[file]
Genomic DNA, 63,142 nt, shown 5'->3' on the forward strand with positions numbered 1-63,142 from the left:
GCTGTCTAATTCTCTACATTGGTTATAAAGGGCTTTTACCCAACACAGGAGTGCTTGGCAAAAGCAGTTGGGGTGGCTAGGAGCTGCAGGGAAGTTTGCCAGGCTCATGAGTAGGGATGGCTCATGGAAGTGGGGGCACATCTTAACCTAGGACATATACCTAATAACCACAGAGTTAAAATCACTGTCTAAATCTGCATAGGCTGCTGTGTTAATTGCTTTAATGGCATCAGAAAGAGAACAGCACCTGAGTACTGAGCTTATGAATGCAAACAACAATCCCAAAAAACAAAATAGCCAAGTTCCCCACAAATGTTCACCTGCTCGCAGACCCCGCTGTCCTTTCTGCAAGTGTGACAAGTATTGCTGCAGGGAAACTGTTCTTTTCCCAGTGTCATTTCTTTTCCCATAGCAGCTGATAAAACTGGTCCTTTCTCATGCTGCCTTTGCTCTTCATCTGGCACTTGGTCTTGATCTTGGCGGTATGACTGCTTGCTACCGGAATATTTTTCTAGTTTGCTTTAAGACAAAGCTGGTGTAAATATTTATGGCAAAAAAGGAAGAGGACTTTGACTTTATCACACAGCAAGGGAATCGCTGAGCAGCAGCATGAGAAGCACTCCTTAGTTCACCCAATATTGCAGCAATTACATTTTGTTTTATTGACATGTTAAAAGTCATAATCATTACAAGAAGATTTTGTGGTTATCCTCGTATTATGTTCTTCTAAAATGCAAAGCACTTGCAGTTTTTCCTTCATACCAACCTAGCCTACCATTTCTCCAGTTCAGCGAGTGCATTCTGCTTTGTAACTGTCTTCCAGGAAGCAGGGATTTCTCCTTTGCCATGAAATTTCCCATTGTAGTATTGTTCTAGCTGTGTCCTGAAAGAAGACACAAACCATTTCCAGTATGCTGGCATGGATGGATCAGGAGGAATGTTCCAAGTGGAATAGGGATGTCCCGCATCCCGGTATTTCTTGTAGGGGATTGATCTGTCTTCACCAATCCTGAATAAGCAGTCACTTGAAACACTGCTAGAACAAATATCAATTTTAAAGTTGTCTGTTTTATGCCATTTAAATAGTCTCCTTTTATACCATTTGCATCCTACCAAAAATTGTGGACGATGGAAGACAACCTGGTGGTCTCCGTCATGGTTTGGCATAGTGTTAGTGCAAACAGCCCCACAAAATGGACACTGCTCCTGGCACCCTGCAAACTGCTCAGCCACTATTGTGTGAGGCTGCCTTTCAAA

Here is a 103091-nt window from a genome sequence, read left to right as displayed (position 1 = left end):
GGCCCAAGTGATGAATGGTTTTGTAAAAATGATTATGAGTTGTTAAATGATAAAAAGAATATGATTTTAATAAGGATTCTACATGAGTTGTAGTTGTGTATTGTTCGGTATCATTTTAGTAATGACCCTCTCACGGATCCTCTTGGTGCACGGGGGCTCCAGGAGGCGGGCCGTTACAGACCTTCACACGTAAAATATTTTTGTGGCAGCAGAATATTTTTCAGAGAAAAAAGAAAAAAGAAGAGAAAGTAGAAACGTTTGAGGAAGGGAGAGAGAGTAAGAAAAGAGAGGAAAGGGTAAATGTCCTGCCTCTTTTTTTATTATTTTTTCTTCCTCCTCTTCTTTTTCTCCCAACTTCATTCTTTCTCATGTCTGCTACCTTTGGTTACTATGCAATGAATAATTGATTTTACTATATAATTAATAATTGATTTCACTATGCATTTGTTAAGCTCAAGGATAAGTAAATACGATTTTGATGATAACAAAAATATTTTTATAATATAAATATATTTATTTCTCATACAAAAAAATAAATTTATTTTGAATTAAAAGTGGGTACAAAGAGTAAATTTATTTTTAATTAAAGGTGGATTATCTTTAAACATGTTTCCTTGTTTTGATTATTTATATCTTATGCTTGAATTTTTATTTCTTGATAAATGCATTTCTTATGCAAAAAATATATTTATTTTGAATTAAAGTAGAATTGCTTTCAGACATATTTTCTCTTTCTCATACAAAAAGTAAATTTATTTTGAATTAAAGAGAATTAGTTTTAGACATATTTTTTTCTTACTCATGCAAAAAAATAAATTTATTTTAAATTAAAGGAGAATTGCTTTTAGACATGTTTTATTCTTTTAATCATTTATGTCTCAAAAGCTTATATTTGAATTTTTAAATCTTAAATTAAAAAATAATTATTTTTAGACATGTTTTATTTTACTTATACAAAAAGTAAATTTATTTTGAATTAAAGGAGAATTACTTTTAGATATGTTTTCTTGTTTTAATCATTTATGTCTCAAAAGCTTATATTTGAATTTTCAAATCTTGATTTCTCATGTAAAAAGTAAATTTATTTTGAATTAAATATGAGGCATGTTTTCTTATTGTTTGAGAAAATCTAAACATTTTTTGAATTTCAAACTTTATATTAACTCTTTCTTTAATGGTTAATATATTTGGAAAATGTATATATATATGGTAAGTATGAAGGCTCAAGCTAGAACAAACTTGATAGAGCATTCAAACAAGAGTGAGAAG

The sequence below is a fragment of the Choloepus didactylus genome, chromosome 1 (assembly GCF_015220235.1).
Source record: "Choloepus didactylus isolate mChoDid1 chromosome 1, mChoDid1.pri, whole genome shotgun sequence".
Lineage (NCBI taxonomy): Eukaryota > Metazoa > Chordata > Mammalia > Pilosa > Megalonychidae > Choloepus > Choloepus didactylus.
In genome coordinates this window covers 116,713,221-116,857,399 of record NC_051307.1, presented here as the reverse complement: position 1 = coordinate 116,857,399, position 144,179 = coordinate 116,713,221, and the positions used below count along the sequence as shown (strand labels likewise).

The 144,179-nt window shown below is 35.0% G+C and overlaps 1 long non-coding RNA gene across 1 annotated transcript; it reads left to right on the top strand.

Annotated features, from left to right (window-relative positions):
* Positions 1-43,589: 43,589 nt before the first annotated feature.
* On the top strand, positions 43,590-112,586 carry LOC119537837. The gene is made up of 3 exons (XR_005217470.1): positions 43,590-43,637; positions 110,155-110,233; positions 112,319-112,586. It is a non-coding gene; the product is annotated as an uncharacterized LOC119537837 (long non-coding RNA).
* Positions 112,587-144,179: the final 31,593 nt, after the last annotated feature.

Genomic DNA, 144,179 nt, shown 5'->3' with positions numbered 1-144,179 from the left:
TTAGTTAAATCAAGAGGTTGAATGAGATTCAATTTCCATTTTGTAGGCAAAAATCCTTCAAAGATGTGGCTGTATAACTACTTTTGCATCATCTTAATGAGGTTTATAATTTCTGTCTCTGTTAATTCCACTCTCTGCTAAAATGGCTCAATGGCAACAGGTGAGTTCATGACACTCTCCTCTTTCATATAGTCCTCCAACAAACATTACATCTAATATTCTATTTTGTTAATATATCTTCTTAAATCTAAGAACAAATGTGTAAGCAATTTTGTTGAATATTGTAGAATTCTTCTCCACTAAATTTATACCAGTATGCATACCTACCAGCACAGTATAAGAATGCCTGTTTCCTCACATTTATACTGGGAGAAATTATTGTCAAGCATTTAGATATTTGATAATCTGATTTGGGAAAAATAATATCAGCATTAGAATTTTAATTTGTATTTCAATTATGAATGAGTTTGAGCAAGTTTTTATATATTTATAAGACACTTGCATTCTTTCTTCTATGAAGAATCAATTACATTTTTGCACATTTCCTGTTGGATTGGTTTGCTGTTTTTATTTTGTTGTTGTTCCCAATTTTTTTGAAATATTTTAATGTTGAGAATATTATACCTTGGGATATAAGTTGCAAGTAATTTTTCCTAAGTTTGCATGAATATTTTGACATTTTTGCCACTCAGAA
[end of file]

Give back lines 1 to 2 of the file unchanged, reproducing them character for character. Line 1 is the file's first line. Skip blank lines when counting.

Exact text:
Genomic DNA, 63,142 nt, shown 5'->3' on the forward strand with positions numbered 1-63,142 from the left:
GCTGTCTAATTCTCTACATTGGTTATAAAGGGCTTTTACCCAACACAGGAGTGCTTGGCAAAAGCAGTTGGGGTGGCTAGGAGCTGCAGGGAAGTTTGCCAGGCTCATGAGTAGGGATGGCTCATGGAAGTGGGGGCACATCTTAACCTAGGACATATACCTAATAACCACAGAGTTAAAATCACTGTCTAAATCTGCATAGGCTGCTGTGTTAATTGCTTTAATGGCATCAGAAAGAGAACAGCACCTGAGTACTGAGCTTATGAATGCAAACAACAATCCCAAAAAACAAAATAGCCAAGTTCCCCACAAATGTTCACCTGCTCGCAGACCCCGCTGTCCTTTCTGCAAGTGTGACAAGTATTGCTGCAGGGAAACTGTTCTTTTCCCAGTGTCATTTCTTTTCCCATAGCAGCTGATAAAACTGGTCCTTTCTCATGCTGCCTTTGCTCTTCATCTGGCACTTGGTCTTGATCTTGGCGGTATGACTGCTTGCTACCGGAATATTTTTCTAGTTTGCTTTAAGACAAAGCTGGTGTAAATATTTATGGCAAAAAAGGAAGAGGACTTTGACTTTATCACACAGCAAGGGAATCGCTGAGCAGCAGCATGAGAAGCACTCCTTAGTTCACCCAATATTGCAGCAATTACATTTTGTTTTATTGACATGTTAAAAGTCATAATCATTACAAGAAGATTTTGTGGTTATCCTCGTATTATGTTCTTCTAAAATGCAAAGCACTTGCAGTTTTTCCTTCATACCAACCTAGCCTACCATTTCTCCAGTTCAGCGAGTGCATTCTGCTTTGTAACTGTCTTCCAGGAAGCAGGGATTTCTCCTTTGCCATGAAATTTCCCATTGTAGTATTGTTCTAGCTGTGTCCTGAAAGAAGACACAAACCATTTCCAGTATGCTGGCATGGATGGATCAGGAGGAATGTTCCAAGTGGAATAGGGATGTCCCGCATCCCGGTATTTCTTGTAGGGGATTGATCTGTCTTCACCAATCCTGAATAAGCAGTCACTTGAAACACTGCTAGAACAAATATCAATTTTAAAGTTGTCTGTTTTATGCCATTTAAATAGTCTCCTTTTATACCATTTGCATCCTACCAAAAATTGTGGACGATGGAAGACAACCTGGTGGTCTCCGTCATGGTTTGGCATAGTGTTAGTGCAAACAGCCCCACAAAATGGACACTGCTCCTGGCACCCTGCAAACTGCTCAGCCACTATTGTGTGAGGCTGCCTTTCAAA